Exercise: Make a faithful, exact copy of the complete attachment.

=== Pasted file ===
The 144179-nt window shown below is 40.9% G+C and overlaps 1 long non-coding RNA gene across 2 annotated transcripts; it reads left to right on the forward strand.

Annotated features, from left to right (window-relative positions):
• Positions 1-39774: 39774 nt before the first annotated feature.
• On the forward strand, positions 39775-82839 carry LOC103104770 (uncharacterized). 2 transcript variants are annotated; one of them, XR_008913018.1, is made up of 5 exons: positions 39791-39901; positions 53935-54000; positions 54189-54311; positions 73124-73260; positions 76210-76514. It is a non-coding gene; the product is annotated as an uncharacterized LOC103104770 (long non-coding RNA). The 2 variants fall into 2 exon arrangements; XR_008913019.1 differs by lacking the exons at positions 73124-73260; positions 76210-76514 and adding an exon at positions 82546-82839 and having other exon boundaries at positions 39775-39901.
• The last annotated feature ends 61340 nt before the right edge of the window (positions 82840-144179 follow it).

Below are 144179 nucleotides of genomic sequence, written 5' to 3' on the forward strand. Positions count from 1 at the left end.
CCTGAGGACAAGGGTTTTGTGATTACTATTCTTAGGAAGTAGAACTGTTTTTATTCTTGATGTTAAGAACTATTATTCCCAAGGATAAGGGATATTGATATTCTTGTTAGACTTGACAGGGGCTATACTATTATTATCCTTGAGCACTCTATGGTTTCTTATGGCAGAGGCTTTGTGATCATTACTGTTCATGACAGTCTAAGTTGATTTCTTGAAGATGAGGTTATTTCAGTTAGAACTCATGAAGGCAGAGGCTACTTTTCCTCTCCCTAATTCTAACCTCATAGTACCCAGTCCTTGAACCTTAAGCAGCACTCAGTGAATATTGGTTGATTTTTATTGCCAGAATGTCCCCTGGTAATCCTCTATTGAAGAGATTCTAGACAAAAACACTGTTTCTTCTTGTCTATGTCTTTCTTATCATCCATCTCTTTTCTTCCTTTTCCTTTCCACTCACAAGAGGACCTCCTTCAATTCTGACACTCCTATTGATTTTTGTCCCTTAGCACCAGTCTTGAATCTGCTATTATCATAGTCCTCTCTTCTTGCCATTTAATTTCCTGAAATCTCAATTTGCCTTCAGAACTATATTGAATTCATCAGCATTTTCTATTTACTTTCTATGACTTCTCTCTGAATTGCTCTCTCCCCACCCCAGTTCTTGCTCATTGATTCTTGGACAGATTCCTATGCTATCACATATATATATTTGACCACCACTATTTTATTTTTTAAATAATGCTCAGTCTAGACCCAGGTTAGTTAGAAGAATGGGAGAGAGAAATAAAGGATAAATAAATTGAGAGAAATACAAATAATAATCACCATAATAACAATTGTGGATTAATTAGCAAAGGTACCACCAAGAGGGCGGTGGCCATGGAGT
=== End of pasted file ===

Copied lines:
The 144179-nt window shown below is 40.9% G+C and overlaps 1 long non-coding RNA gene across 2 annotated transcripts; it reads left to right on the forward strand.

Annotated features, from left to right (window-relative positions):
• Positions 1-39774: 39774 nt before the first annotated feature.
• On the forward strand, positions 39775-82839 carry LOC103104770 (uncharacterized). 2 transcript variants are annotated; one of them, XR_008913018.1, is made up of 5 exons: positions 39791-39901; positions 53935-54000; positions 54189-54311; positions 73124-73260; positions 76210-76514. It is a non-coding gene; the product is annotated as an uncharacterized LOC103104770 (long non-coding RNA). The 2 variants fall into 2 exon arrangements; XR_008913019.1 differs by lacking the exons at positions 73124-73260; positions 76210-76514 and adding an exon at positions 82546-82839 and having other exon boundaries at positions 39775-39901.
• The last annotated feature ends 61340 nt before the right edge of the window (positions 82840-144179 follow it).

Below are 144179 nucleotides of genomic sequence, written 5' to 3' on the forward strand. Positions count from 1 at the left end.
CCTGAGGACAAGGGTTTTGTGATTACTATTCTTAGGAAGTAGAACTGTTTTTATTCTTGATGTTAAGAACTATTATTCCCAAGGATAAGGGATATTGATATTCTTGTTAGACTTGACAGGGGCTATACTATTATTATCCTTGAGCACTCTATGGTTTCTTATGGCAGAGGCTTTGTGATCATTACTGTTCATGACAGTCTAAGTTGATTTCTTGAAGATGAGGTTATTTCAGTTAGAACTCATGAAGGCAGAGGCTACTTTTCCTCTCCCTAATTCTAACCTCATAGTACCCAGTCCTTGAACCTTAAGCAGCACTCAGTGAATATTGGTTGATTTTTATTGCCAGAATGTCCCCTGGTAATCCTCTATTGAAGAGATTCTAGACAAAAACACTGTTTCTTCTTGTCTATGTCTTTCTTATCATCCATCTCTTTTCTTCCTTTTCCTTTCCACTCACAAGAGGACCTCCTTCAATTCTGACACTCCTATTGATTTTTGTCCCTTAGCACCAGTCTTGAATCTGCTATTATCATAGTCCTCTCTTCTTGCCATTTAATTTCCTGAAATCTCAATTTGCCTTCAGAACTATATTGAATTCATCAGCATTTTCTATTTACTTTCTATGACTTCTCTCTGAATTGCTCTCTCCCCACCCCAGTTCTTGCTCATTGATTCTTGGACAGATTCCTATGCTATCACATATATATATTTGACCACCACTATTTTATTTTTTAAATAATGCTCAGTCTAGACCCAGGTTAGTTAGAAGAATGGGAGAGAGAAATAAAGGATAAATAAATTGAGAGAAATACAAATAATAATCACCATAATAACAATTGTGGATTAATTAGCAAAGGTACCACCAAGAGGGCGGTGGCCATGGAGT